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What Lies Beneath : Sub-Prime Lending in the UK

Aug 17, 2007
There has been significant growth in the number of lenders offering secured lending to people with credit problems, including those who have been bankrupt, have County Court Judgments logged against them, and for purposes such as debt consolidation. As consumer credit debt tops an eye-watering 1.2 trillion in the UK, it is no wonder that the major lenders in the UK and some significant players from abroad have been falling over themselves to get a slice of the growing sub-prime cake in the UK.

But for the IFA there is need for caution. The evolution of the UK sub-prime market needs to be examined and the implications for those who are active in it examined.
From an IFA's perspective, get sub-prime business wrong and the consequences could be serious.

Several factors caused a growth in demand for sub-prime mortgages in the mid-1990s. These include: mainstream lenders automating credit-scoring procedures; more people with previous debt repayment problems; more marginal borrowers seeking loans for home-ownership and, in the late 1990s, soaring levels of borrowing for consolidation of debts as interest rates rose. Since the early 1990s, a range of factors has created circumstances in which both the demand for, and the supply of, sub-prime lending has flourished.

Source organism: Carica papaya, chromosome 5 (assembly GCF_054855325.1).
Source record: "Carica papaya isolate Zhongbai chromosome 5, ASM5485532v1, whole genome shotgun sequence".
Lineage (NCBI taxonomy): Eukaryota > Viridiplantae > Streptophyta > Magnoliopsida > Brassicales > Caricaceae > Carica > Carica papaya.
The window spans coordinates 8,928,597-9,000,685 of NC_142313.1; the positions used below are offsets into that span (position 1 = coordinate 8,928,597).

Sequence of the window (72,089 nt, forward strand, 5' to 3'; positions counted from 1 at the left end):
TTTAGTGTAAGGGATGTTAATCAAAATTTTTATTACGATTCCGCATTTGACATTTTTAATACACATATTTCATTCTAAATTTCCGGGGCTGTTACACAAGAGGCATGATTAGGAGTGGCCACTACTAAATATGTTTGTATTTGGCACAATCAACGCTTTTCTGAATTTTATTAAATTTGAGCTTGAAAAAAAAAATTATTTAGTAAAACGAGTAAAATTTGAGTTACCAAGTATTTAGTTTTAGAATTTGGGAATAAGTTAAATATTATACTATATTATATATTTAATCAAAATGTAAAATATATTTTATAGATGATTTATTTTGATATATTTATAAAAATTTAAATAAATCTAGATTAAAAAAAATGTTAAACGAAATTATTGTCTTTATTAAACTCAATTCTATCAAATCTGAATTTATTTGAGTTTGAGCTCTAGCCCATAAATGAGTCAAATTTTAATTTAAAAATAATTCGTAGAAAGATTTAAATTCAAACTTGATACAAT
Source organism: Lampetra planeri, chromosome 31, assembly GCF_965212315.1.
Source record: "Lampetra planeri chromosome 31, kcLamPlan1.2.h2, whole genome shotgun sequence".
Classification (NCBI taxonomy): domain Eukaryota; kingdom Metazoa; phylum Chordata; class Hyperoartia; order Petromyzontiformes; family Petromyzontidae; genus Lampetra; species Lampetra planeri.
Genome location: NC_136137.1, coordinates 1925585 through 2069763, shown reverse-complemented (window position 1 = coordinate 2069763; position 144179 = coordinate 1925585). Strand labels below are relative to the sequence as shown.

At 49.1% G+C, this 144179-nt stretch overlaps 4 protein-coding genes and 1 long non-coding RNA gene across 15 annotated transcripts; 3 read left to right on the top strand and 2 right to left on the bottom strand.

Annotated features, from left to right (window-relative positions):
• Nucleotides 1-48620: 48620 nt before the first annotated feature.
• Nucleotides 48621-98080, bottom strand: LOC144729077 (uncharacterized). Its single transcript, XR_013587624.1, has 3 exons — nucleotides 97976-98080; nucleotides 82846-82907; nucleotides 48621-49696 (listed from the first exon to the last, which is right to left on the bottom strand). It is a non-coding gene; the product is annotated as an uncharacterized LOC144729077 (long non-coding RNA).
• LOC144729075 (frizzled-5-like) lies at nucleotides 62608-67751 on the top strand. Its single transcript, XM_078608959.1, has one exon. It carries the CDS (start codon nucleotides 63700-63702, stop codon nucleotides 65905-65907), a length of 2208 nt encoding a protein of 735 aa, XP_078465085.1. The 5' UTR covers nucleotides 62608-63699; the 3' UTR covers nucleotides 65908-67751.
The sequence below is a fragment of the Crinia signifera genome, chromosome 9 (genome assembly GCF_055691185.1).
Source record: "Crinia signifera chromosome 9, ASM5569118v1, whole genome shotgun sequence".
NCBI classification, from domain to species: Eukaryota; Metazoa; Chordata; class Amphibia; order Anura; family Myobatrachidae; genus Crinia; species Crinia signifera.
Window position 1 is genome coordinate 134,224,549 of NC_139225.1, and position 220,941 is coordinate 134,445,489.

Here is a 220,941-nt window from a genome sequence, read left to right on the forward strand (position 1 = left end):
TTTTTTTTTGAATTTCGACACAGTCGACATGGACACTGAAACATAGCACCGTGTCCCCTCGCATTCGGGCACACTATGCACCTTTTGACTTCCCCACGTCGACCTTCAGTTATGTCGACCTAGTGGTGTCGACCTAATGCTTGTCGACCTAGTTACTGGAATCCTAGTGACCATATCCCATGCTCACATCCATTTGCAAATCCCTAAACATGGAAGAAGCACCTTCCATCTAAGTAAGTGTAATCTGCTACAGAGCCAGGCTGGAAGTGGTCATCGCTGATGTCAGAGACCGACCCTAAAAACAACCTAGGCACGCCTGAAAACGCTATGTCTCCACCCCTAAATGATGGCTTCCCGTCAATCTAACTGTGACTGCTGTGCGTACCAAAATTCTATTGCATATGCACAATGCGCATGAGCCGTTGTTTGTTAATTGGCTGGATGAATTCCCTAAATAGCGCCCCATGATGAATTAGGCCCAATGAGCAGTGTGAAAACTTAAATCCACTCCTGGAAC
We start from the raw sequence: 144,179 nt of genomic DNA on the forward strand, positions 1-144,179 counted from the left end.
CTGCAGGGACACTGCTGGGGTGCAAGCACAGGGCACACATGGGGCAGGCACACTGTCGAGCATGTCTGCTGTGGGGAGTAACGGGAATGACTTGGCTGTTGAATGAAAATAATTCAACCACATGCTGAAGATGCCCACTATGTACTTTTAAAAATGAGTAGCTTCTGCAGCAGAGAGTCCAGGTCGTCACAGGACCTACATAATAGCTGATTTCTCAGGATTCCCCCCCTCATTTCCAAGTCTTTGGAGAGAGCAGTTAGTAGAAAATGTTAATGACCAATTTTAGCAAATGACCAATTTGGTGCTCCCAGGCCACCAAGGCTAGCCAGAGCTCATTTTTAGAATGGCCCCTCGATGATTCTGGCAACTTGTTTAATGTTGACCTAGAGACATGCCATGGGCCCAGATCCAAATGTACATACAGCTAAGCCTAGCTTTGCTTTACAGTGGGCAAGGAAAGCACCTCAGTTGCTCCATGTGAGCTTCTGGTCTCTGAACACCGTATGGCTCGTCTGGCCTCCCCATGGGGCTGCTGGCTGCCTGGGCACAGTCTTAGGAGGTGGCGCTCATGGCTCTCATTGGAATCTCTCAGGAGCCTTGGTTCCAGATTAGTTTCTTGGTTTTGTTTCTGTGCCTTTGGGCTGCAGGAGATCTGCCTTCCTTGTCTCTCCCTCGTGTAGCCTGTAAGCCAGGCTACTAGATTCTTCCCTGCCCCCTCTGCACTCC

Following the 1990s recession, more people suffered some episode that had harmed their credit rating, whether from house repossession, falling into arrears with housing or utility payments, which were pursued more aggressively by privatised companies, having had a CCJ or being made bankrupt. Reflecting broader labour market changes, more people had flexible contracts or terms of employment and income that was variable or hard to confirm.
Mainstream lenders, which had suffered during the housing market recession, reacted by exercising extreme prudence in lending, particularly using mechanised and centralised credit-scoring mechanisms to select only low-risk borrowers.


The UK sub-prime sector started to evolve from the mid-1990s with the entry of specialist lenders. These saw a niche for lenders building on a more individualised approach to underwriting and pricing the risks involved in lending to sub-prime borrowers. Luckily a buoyant property market has covered up any deficiencies in the risk pricing models. House prices have more than doubled in the past decade, so it is not advisable to heap too much praise on the sub-prime lending actuaries.